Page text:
“Are you studying a lot?”

“Yes, I am making good progress.”

“What subjects are you studying?”

“Oh, I am studying courses in how to get more lunch.”

“You study that? All the time?”

“Yes. I thought of studying some other subjects. Indeed I would love to study them—some of them are so fascinating!—but after all it’s the bread-and-butter courses that count. This is the real world, you know. There is no free lunch.”

“But my dear boy, I’m providing you with that right now.”

“Yes, for the time being, and I am grateful—but my purpose in life is to get more and better lunches; I want to go right to the top—the executive suite, the Marriott lunch.”

“But that is not the work I wanted you to do here,” says the patron.

Boy carrying books

“The question in our minds ought to be,” says Brigham Young,

“what will advance the general interests . . . and increase intelligence in the minds of the people[?]

To do this should be our constant study in preference to how shall we secure that farm or that garden [that is, where the lunch comes from!]. . . .

We cannot worship our God in public meeting or kneel down to pray in our families without the images of earthly possessions rising up in our minds to distract them and make our worship and our prayers unprofitable.”

Lunch can easily become the one thing the whole office looks forward to all morning: a distraction, a decoy—like sex, it is a passing need that can only too easily become an engrossing obsession.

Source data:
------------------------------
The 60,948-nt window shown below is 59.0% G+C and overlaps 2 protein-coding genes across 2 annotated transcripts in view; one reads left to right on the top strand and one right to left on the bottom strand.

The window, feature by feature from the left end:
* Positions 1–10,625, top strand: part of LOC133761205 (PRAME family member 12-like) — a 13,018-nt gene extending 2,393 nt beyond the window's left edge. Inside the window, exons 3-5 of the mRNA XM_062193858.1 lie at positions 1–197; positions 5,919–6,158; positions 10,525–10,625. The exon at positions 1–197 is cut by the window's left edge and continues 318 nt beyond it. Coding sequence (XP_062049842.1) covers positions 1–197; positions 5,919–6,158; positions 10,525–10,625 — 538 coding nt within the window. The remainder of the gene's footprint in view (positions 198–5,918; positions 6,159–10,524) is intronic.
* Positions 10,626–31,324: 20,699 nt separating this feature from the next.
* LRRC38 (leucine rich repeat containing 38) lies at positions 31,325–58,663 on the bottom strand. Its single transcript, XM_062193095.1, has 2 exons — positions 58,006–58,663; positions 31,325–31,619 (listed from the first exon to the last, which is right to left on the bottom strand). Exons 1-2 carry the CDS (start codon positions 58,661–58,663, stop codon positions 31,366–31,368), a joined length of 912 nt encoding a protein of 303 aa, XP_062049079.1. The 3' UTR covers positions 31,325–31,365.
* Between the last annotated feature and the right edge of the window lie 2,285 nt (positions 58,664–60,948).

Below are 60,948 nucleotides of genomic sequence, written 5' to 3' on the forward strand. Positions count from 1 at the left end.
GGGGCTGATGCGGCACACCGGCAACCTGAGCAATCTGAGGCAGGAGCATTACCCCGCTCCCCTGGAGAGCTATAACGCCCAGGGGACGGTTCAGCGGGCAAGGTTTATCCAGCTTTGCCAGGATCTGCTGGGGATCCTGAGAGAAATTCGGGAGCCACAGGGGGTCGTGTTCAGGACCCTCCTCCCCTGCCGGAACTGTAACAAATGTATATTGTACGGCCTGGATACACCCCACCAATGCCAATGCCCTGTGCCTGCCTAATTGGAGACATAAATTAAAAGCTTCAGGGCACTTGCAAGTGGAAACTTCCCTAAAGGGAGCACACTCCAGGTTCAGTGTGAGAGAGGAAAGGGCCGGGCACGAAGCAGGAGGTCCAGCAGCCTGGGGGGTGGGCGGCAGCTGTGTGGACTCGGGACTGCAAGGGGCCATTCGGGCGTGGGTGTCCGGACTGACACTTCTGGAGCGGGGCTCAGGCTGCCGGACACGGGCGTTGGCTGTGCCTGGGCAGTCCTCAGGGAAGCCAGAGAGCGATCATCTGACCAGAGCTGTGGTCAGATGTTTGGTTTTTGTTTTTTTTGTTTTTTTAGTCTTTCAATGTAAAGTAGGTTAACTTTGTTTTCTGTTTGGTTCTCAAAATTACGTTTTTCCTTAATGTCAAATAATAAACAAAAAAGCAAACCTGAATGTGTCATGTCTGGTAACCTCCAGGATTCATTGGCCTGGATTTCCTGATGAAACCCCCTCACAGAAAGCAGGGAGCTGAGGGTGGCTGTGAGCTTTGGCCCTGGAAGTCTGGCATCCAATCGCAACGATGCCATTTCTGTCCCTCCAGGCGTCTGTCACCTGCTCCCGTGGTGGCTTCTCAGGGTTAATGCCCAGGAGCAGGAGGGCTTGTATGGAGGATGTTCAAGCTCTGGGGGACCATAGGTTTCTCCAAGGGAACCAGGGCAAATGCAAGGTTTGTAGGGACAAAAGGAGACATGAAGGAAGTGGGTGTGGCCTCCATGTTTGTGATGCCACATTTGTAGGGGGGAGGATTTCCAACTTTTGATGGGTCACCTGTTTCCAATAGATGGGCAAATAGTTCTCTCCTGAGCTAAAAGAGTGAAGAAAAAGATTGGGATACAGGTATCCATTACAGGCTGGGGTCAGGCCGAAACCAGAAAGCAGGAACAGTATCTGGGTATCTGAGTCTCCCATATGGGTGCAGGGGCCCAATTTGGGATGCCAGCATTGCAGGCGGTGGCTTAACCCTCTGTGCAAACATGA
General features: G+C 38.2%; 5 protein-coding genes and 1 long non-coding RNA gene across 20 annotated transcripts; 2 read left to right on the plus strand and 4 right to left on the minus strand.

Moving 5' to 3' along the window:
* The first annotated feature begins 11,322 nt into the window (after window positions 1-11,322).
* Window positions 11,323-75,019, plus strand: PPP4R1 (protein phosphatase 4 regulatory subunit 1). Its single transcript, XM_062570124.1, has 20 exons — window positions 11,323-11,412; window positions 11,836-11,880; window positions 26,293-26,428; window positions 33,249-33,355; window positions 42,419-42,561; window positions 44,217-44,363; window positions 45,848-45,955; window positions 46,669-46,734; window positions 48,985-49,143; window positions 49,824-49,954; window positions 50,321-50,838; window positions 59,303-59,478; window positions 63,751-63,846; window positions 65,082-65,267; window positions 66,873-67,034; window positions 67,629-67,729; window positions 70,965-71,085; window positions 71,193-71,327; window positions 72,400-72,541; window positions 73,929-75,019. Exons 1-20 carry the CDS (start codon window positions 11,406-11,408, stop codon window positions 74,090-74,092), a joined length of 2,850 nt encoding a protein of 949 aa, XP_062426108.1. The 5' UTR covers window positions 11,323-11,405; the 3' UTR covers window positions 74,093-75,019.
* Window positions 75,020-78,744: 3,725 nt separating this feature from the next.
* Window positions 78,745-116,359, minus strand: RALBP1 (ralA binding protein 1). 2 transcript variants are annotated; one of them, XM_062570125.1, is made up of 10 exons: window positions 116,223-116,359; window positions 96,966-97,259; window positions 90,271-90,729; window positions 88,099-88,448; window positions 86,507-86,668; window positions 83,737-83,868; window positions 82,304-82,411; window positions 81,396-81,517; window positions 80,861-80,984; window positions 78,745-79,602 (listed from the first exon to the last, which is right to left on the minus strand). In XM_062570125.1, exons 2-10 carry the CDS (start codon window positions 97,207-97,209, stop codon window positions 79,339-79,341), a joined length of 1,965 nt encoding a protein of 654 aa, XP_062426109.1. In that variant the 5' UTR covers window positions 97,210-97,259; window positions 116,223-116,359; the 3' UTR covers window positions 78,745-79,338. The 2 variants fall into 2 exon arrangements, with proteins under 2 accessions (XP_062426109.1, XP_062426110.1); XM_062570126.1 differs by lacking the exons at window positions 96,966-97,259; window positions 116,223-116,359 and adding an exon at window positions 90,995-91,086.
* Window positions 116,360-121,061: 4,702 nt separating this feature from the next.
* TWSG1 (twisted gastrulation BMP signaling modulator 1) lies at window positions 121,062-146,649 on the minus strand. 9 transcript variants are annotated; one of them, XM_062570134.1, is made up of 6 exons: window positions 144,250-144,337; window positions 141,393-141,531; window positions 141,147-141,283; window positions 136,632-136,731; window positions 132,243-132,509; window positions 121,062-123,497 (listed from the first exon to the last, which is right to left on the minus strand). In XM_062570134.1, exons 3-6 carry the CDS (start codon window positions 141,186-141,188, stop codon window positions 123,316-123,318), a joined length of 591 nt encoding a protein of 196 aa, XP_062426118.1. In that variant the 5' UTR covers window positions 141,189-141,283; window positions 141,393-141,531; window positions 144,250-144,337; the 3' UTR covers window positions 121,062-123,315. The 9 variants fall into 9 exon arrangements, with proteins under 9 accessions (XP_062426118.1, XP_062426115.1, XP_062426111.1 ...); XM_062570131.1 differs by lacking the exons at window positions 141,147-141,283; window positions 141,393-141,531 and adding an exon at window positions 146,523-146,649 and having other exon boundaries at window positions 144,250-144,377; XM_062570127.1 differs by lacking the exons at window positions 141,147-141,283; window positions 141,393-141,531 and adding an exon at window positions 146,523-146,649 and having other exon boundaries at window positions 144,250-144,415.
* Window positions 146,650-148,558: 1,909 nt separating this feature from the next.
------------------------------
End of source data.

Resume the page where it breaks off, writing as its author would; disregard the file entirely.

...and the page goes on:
Brigham says,

“It is a folly for a man to love . . . any other kind of property and possessions.

One that places his affections upon such things does not understand that they are made for the comfort of the creature, and not for his adoration.

They are made to sustain and preserve the body while procuring the knowledge and wisdom that pertain to God and his kingdom [the school motif], in order that we may preserve ourselves, and live forever in his presence.”

And about work?


Hugh Nibley gives an example in his own life.

I once had a university fellowship for which I had to agree not to accept any gainful employment for the period of a year—all living necessities were supplied:

I was actually forbidden to work for lunch. Was it free lunch? I never worked so hard in my life—but I never gave lunch a thought. I wasn’t supposed to.

I was eating only so that I could do my work; I was not working only so that I could eat.

And that is what the Lord asks us: to forget about lunch, and do his work, and the lunch will be taken care of.

Now there is one key to all of this.

For without a sincere religious awareness, the free lunch corrupts rich and poor alike. It is the recognition of divine law that both sactions and requires the free lunch for everybody. 

My own thoughts: The above I know to be true based on my own experiences with the second employer. Just when I thought we were through and were not able to take another step financially. God provided in miraculous ways. Was it how and what I felt should happen at the time? No! I had some moments where I just wanted to quit. “God why are you doing this to me?” But looking back on it all I’ve been blessed more than I ever could have imagined and God continues to do so today.

Am I sayinging we shouldn’t work? Absolutely not. It just shouldn’t overshadow our ultimate objective in this life which I had backwards for a long time.   

More Reading: Does God Trust Me

More Reading: When much is Given

All the Best to you and your family!

PS: Click here to read My Story.
PPS: Connect with me through Facebook.